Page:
Read the full story from the University of Colorado.
Experiencing childhood trauma may lead an individual to volunteer, donate money or contact their elected officials about environmental issues later in life, according to recent research published in Scientific Reports.
The CU Boulder and Loyola University study is one of the first in the U.S. to associate childhood trauma and public, civic environmental engagement in adulthood. It also found that, in addition to people who experienced childhood trauma, those who traveled and had experiences in nature as children were also more likely to report engaging in private “green behavior” as adults, such as recycling, driving or flying less, and taking shorter showers.
Read the full story at The Japan News.
Vending machine and beverage manufacturing organizations have come up with a peculiar plastic bottle recycling bin. The receptacle’s opening points downward as part of efforts to prevent people from tossing other waste into the bin.
The idea is now attracting attention for promoting PET bottle recycling.
Read the series in Nature.
The Earth is heating up fast because of anthropogenic climate change. Global greenhouse emissions continue to rise, while extreme weather events ravage lives, livelihoods and ecosystems. Scientists warn of impending disaster without urgent, decisive action. Human behaviour is not only the driver of climate change, but also crucial in fighting and mitigating its impacts. This Focus, a collaboration between Nature Human Behaviour and Nature Climate Change, features a broad range of Review and Opinion content on the role of human behaviour in adaption to climate change and mitigation of its negative consequences. This new content is complemented by relevant empirical research across the Nature Portfolio journals.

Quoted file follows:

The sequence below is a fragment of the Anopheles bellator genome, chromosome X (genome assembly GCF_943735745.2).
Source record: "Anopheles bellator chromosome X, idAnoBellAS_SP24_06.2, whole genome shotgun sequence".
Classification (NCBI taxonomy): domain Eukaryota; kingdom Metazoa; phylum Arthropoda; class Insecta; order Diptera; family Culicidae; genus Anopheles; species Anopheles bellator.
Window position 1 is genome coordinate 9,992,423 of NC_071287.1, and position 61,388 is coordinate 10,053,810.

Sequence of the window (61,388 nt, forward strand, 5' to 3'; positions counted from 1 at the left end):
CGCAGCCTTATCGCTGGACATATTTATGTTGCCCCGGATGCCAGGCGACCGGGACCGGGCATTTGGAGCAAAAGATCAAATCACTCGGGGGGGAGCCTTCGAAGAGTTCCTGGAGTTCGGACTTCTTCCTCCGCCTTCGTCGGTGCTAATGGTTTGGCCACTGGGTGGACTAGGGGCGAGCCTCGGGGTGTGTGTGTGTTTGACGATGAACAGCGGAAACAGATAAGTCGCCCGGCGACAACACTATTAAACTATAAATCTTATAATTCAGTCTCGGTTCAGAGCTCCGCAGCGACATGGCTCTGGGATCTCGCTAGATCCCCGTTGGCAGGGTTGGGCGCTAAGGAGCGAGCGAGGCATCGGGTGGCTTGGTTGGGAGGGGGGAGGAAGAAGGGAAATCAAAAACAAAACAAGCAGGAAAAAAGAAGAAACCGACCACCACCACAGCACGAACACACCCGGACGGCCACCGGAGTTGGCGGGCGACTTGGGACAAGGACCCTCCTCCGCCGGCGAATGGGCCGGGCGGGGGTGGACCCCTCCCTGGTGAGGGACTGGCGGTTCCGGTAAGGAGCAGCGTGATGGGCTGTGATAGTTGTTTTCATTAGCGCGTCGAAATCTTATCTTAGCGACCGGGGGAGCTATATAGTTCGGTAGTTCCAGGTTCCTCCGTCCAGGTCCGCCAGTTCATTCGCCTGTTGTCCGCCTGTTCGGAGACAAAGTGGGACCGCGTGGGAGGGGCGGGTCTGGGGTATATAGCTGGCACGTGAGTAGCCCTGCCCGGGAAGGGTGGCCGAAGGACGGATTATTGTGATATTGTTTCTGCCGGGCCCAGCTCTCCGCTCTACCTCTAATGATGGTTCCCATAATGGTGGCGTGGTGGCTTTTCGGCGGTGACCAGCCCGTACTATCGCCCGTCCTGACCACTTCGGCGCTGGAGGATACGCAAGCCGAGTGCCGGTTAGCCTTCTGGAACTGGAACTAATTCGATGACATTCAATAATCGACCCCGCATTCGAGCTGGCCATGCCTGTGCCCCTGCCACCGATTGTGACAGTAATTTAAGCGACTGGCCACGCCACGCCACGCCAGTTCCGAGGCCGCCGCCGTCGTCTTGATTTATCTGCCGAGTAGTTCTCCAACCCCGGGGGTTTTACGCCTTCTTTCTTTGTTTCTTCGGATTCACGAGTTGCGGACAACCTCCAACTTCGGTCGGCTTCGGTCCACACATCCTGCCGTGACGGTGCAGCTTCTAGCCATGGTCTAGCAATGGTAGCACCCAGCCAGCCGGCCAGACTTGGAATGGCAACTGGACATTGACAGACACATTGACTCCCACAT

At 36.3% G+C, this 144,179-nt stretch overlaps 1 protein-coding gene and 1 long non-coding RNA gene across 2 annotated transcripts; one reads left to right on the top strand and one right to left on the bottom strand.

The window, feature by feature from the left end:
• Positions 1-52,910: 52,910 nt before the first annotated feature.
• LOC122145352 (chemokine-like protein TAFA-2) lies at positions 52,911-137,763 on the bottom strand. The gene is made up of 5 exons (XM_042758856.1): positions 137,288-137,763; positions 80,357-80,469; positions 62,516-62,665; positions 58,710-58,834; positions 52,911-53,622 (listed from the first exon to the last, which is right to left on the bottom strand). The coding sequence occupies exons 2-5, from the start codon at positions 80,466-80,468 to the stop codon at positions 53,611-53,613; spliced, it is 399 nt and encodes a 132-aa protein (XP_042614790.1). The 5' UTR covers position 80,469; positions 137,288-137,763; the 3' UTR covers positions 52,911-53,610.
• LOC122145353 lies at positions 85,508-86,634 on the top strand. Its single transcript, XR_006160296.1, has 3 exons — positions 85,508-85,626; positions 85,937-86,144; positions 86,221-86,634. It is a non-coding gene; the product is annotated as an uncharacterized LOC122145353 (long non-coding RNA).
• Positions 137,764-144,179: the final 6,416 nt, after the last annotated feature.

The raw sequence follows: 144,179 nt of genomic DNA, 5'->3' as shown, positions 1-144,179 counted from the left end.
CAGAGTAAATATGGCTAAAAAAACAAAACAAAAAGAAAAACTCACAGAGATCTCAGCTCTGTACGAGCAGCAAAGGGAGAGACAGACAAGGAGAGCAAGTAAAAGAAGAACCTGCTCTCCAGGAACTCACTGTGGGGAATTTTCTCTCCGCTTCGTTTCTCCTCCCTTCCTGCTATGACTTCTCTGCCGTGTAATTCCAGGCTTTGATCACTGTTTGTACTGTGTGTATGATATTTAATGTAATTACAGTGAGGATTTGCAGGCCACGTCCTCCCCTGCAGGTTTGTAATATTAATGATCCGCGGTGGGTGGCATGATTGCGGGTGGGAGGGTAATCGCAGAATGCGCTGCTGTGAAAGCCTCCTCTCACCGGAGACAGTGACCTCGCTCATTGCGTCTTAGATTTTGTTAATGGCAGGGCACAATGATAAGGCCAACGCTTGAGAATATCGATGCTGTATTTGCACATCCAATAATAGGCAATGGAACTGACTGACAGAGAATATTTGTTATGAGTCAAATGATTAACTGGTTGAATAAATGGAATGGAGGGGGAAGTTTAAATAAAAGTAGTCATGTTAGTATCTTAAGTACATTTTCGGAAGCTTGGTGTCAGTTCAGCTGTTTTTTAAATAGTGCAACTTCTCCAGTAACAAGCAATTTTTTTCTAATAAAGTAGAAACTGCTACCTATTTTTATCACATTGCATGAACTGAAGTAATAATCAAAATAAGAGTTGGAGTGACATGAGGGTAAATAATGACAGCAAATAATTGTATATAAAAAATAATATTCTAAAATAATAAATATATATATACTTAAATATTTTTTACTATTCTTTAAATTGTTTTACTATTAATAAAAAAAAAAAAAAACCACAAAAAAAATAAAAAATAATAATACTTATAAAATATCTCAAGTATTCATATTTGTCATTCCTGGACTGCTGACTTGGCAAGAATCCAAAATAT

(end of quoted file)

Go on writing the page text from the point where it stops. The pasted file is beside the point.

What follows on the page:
Read the full story at Anthropocene Magazine.
In a new survey, people were more willing to pay for climate action in their country if other countries are implementing similar policies.
Read the full story from the University of Michigan.
People who respond less emotionally to images of damage to the environment are also less emotional and empathic in general, according to a new University of Michigan study.
Differences in political ideology can limit policy adjustments that address climate change. Researchers and practitioners often raise concern by appealing to people’s empathy.
However, some people appear less emotionally impacted by environmental destruction—particularly those who are more ideologically conservative and less pro-environmental, the study showed.
Jessica Espenshade, Adam Reimer and Lekha Knuffman (2022). “Increasing agricultural conservation outreach through social science.” Journal of Soil and Water Conservation 77 (4) 56A-59A; DOI: https://doi.org/10.2489/jswc.2022.0516A
Abstract: The sustainability challenges facing US agriculture now are more complex and challenging than the technological and productivity challenges of the previous century (Batie 2009). Addressing these challenges requires a different approach to conservation outreach. In this paper, we outline a new approach that leverages the social sciences and an understanding of human decision making to increase the effectiveness of outreach efforts and improve the sustainability of US agriculture.